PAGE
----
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Recently the virus called Ransomeware affected my system and changed my database file extenstion from .mdf to .mdf.ziptox1 and showing as files are encrypted

Now I am not able to run the database, even If I rename back to .mdf. Then I bought Systools SQL Recovery and tried with renamed .mdf file. No luck, its not showing all data and seems like data deleted/corrupted.

The virus is asking me to email and pay for recovery. However, I don't want to do such activity.

ATTENTION !
All Your Files Was Encrypted !
E-mail addresses: Martezon@india.com

Is there any way to retrieve data?

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    Check out nomoreransom.org. If they cannot help then there is probably no way to get the files back. That's one of the reasons one should have recent backups. – Steffen Ullrich Jan 13 '17 at 20:45
  • @SteffenUllrich Thanks a lot. As of now no solution found it seems. But looks very useful link – Developer Jan 13 '17 at 20:54
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    Offline and/or versioned backups are the best defence against ransomware attacks. Clean the virus out or nuke from orbit then restore. Never pay the ransom, the attackers don't always release the data, they sometimes leave a followup malware that activates a few months later and you would often be supporting other criminal activities too. – Julian Knight Jan 13 '17 at 21:58
  • It's been broken, but it seems like nomoreransom hasn't included it yet... – J.A.K. Jan 14 '17 at 0:49
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Ransomware can prove deadly if a proper backup system is not in place.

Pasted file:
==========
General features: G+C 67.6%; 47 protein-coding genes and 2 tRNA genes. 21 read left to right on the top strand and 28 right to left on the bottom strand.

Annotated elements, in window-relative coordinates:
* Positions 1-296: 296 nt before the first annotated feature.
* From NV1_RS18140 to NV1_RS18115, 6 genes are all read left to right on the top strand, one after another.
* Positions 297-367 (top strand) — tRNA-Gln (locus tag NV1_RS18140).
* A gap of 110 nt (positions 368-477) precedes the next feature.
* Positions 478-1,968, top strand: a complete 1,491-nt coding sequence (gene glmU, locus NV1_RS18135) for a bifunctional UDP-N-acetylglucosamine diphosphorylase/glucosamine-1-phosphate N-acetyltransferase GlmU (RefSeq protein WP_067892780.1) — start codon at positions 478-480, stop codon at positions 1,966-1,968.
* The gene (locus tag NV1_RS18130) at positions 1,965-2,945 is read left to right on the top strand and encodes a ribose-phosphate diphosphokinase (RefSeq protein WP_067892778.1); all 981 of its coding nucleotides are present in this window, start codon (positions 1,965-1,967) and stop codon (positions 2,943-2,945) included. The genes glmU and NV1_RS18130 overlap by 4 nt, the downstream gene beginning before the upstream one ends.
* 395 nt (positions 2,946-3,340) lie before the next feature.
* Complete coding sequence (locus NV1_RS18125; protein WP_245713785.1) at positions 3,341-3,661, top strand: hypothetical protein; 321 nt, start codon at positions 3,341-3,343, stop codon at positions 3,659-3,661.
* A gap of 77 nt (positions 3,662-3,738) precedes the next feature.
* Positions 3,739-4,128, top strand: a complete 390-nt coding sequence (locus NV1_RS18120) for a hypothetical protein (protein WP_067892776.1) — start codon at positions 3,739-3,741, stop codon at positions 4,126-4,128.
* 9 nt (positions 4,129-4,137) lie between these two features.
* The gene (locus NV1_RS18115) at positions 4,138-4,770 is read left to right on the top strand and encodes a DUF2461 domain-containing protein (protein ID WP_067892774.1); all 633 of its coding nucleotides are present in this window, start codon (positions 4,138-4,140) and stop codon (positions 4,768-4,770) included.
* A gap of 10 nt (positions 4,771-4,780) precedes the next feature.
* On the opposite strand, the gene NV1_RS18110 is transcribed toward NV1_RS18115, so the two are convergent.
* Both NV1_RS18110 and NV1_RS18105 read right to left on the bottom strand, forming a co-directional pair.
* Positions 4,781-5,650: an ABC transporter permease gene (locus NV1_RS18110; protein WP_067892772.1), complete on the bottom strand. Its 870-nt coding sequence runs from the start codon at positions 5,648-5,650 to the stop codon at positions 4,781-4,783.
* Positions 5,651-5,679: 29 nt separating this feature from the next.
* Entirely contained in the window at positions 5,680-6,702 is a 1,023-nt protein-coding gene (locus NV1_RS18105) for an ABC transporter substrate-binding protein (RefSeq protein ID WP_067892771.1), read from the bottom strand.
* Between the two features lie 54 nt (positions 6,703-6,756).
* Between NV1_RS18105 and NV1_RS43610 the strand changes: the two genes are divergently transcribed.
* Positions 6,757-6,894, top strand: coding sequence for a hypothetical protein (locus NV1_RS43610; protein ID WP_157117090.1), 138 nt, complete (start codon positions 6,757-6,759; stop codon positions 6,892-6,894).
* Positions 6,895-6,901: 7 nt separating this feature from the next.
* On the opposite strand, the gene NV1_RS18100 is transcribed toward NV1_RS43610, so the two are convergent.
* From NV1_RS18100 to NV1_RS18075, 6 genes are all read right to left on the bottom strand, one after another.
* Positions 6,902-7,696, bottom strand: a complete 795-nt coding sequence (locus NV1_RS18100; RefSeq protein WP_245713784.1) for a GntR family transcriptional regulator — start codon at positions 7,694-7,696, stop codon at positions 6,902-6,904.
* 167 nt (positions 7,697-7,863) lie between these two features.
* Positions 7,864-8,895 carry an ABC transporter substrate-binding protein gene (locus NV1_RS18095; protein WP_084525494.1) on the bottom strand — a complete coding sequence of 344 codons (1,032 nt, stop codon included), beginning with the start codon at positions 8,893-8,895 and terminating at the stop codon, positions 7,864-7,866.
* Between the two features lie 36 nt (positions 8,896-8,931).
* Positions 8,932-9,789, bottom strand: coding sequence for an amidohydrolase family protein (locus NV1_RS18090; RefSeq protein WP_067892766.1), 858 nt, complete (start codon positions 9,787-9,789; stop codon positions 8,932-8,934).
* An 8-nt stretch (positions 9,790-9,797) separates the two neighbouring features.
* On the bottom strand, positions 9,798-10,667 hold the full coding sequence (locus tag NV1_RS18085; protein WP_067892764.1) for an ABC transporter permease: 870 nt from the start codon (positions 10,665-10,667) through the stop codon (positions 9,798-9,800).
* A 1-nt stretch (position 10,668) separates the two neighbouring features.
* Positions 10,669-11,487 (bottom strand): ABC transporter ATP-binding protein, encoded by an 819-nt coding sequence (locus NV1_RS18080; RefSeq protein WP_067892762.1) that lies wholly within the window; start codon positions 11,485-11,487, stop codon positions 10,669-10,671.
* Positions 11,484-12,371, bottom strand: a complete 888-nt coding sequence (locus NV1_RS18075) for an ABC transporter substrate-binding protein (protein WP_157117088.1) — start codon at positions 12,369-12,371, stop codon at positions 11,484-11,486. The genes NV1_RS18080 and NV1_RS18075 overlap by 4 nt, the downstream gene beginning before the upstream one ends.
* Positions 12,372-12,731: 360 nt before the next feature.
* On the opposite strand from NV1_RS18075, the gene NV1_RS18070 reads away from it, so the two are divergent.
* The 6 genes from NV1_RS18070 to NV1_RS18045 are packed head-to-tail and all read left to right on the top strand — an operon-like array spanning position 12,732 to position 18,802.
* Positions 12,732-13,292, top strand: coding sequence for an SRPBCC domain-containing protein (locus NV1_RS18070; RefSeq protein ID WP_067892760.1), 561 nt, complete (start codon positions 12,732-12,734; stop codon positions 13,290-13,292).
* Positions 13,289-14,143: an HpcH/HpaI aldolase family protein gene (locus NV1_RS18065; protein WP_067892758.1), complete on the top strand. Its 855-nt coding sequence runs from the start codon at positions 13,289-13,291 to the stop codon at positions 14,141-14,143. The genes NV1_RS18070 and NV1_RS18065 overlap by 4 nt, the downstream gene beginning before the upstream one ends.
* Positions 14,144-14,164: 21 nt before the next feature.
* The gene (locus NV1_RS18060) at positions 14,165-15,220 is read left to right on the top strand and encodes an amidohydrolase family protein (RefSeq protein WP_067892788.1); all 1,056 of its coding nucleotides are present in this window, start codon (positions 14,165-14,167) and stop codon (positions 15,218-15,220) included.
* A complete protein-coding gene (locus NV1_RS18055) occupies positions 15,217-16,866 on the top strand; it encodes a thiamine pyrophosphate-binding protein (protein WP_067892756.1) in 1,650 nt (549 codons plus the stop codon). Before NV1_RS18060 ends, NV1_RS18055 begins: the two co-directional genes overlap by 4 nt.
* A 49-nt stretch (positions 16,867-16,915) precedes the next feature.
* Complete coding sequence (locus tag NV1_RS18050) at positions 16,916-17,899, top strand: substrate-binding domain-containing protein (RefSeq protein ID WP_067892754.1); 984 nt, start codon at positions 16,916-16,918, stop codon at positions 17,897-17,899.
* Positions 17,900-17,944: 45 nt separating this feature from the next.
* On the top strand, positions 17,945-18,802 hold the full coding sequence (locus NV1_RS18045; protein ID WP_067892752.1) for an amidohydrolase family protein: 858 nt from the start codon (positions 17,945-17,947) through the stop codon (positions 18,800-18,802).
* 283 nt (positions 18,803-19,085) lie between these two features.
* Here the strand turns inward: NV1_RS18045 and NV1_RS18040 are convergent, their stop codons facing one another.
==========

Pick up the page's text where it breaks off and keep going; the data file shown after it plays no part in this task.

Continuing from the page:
Corporations are starting to find out the real cost of having a poorly designed, or no back up system in place. A good backup system can stop ransomware right in its tracks.

Ransomware encrypts files, effectively scrambling them unless the correct encryption key is applied. This key can be determined, but requires extensive study that many organizations do not have time/money for. In countless cases, organizations have just paid for the key due to this reason. If you do in fact get a key after payment is entirely up to the unknown entity.

What I suggest to do:

Determine if the file was overwritten or simply copied, encrypted then the original deleted. Deleted files can be recovered, and depending on how the ransomware was designed, you can recover your original files.

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Judging by the "ziptox1" extention, this is a recent version of Purge, aka Globe ransomware. Luckily, the key generation is predictable, and it has been cracked.

To fix, you will need an encrypted file, and the decrypted version. Doesn't matter what file, could be the (publicly available) sample pictures of windows. They have to be at least 65KB. Because the encryption is a stream cypher (RC4), the filesizes of the two will match exactly.

Globe3 decryptor

or

Globe2 decryptor.

Drag and drop the pair of files into the tool, and voila.

  • These tools have never really made sense to me. If I had an non-encrypted version, I should have a proper backup system in place to pull the file from. Why not just pull all of the files from a backup then? – dark_st3alth Jan 14 '17 at 3:36
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    That's a false dichotomy. Like i said, even if you have no backup, the unencrypted version of some files is publicly available... this can save someone with no full backup. – J.A.K. Jan 14 '17 at 13:29

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